Chinese weddings, like western weddings, are all unique in their own ways. Some weddings tend to be more traditional with wedding parades and ceremonies, while some include more contemporary and westernized traditions. While Chinese weddings may be a little more complicated than traditional western weddings, they are still easy to navigate, even if it’s your first time! Here are a few do’s and don’ts when attending a Chinese wedding.
What to Wear
The most common question asked is what do you wear to a Chinese wedding. It’s safe to say don’t wear red. Most brides will have several outfit changes, with red being one of the dresses, if not the main one. Guests should avoid wearing red because this could be seen as upstaging the bride or competing for attention. You don’t want to come off as impolite to the bride!
Don’t wear white or black. These colors are often worn at Chinese funerals, and signify death and mourning. It’s considered bad luck, so it’s best to stay away from wearing these colors. However, black or white accents are just fine!
Purples, pinks, and warm tones are great options to wear, as these colors represent the new life the couple will embark on. If you can, check in with the couple to see how formal the wedding will be, before purchasing your dress or suit.
Some outfit ideas may include the Tammy Bespoke Dress, a classic silhouette which comes in several color options and styles to your choosing. Our bespoke dress collection lets you customize your dress in a variety of colors and cuts, so the options are endless! Another fan favorite is the Esmé Dress, perfect for weddings that are a little more casual, yet still elegant enough to wear to any formal occasion. Take a look at more ideas for traditional dresses that aren’t red.
What to Gift
As with any special occasion, it can be tricky to find the perfect gift. Here are a few things to avoid giving the newlywed couple:
- Anything in sets of 4
- The number 4 is considered unlucky because it’s name “si” sounds like the word for death. It is similar to the connotation of the number “13” in western society.
- Pear Fruit
- The word for pear “li” is the same as the word for separation. It is bad luck to share a pear, especially at a wedding, because it is believed to cause separation.
- Cut Flowers
- Though flowers are beautiful and thoughtful gifts, this could typically be seen as a symbol of death, especially for yellow chrysanthemums and white flowers. Cut flowers are usually presents for funerals.
Typically, gold jewelry or accessories are appropriate gifts to a newlywed couple. However, if you want to tread on the safe side, give cash instead of presents. It is common for guests to give money in red envelopes as gifts. Give what you feel comfortable, or what you would like to receive if it were your special day. For bonus points, give an amount that ends in eight for good luck and prosperity (and avoid amounts that include the number 4).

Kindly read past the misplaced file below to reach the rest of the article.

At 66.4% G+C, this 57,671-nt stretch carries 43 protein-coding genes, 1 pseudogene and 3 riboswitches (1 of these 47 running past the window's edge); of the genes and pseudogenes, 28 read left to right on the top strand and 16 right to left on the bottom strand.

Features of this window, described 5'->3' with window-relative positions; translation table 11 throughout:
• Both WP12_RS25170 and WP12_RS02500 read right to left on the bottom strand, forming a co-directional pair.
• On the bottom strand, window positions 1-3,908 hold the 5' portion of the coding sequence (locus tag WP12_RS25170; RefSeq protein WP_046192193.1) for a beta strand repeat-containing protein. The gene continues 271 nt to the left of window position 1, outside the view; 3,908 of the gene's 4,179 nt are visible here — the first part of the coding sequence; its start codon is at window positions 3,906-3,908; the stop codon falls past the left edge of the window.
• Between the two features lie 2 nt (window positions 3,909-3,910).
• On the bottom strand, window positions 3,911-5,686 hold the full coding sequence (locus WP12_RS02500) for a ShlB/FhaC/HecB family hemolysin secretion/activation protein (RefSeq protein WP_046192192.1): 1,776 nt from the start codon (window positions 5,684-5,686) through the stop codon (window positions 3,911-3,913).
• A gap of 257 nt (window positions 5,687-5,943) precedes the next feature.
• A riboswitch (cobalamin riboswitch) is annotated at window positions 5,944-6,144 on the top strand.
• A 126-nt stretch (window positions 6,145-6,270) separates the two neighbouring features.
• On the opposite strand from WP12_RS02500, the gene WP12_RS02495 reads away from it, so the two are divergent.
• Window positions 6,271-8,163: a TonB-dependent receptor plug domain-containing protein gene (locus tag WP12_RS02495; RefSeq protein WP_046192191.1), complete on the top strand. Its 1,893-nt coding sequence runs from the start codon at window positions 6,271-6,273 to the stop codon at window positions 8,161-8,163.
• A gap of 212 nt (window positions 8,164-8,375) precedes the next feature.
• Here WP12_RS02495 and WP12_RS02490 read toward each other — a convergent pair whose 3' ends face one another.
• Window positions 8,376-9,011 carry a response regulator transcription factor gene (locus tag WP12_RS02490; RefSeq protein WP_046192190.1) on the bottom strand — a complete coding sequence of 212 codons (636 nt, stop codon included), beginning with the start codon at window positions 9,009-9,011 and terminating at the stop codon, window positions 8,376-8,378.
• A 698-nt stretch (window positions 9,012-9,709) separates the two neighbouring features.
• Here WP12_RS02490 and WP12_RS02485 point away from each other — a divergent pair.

You should write your name on the red envelope so they know who the gift is from. It is said that the newlyweds will use that as a point of reference on how much they give to you when you get married - if you're not married, that is.
What to Expect
Prepare to see a lot of the color red, as it is considered one of the luckiest colors in traditional Chinese culture. It symbolizes happiness, joy and prosperity, so no wonder red is the most popular color of the day!
Most Chinese weddings are split into two parts: the tea ceremony and the banquet.
The morning of the wedding, it’s tradition for the groom and his entourage to pick up the bride at her parents house. This is where the fun starts! The groom and his groomsmen will have to succeed in a series of tasks set by the bridal party called “door games” -- a series of light hearted games for the groom to “prove his love to his bride.” After the games, the groom gives red envelopes of money to the bride's sisters and friends.
The couple then typically proceeds to the groom's house where the tea ceremony takes place. The tea ceremony is a common wedding tradition in Asian cultures when the bride and groom pay their respects and show their gratitude towards their parents, new in-laws, and elders by serving them tea. In turn, their families will give their blessings to the newlyweds by giving them red envelopes of money.
Chinese wedding banquets are held in the evening. You can expect a lot of food and entertainment! Most banquets will last at least two hours and include an 8-course meal (sometimes more) of delicious entrees and desserts, so come hungry! We suggest wearing something stretchy, you might regret wearing a skin tight dress after 8 courses! Of course, you can always dance it off. Expect to be fully entertained with a band or performers, lots of dancing, and most likely a lot of karaoke.
It is considered rude to leave before dinner is over, so avoid leaving before then if you can! As with any wedding, don’t forget to congratulate the bride and groom before leaving. If you are unable to make it to the wedding entirely, fear not! You can still mail the newlywed couple a red envelope as a token of your support.
Chinese weddings are a fun and celebratory day for everyone! As with any big event, it’s best to be prepared. The next time you’re at a Chinese wedding, take in all the colorful attire, delicious food, and enjoy all the festivities!
Here's a quick pinnable guide you can skim:
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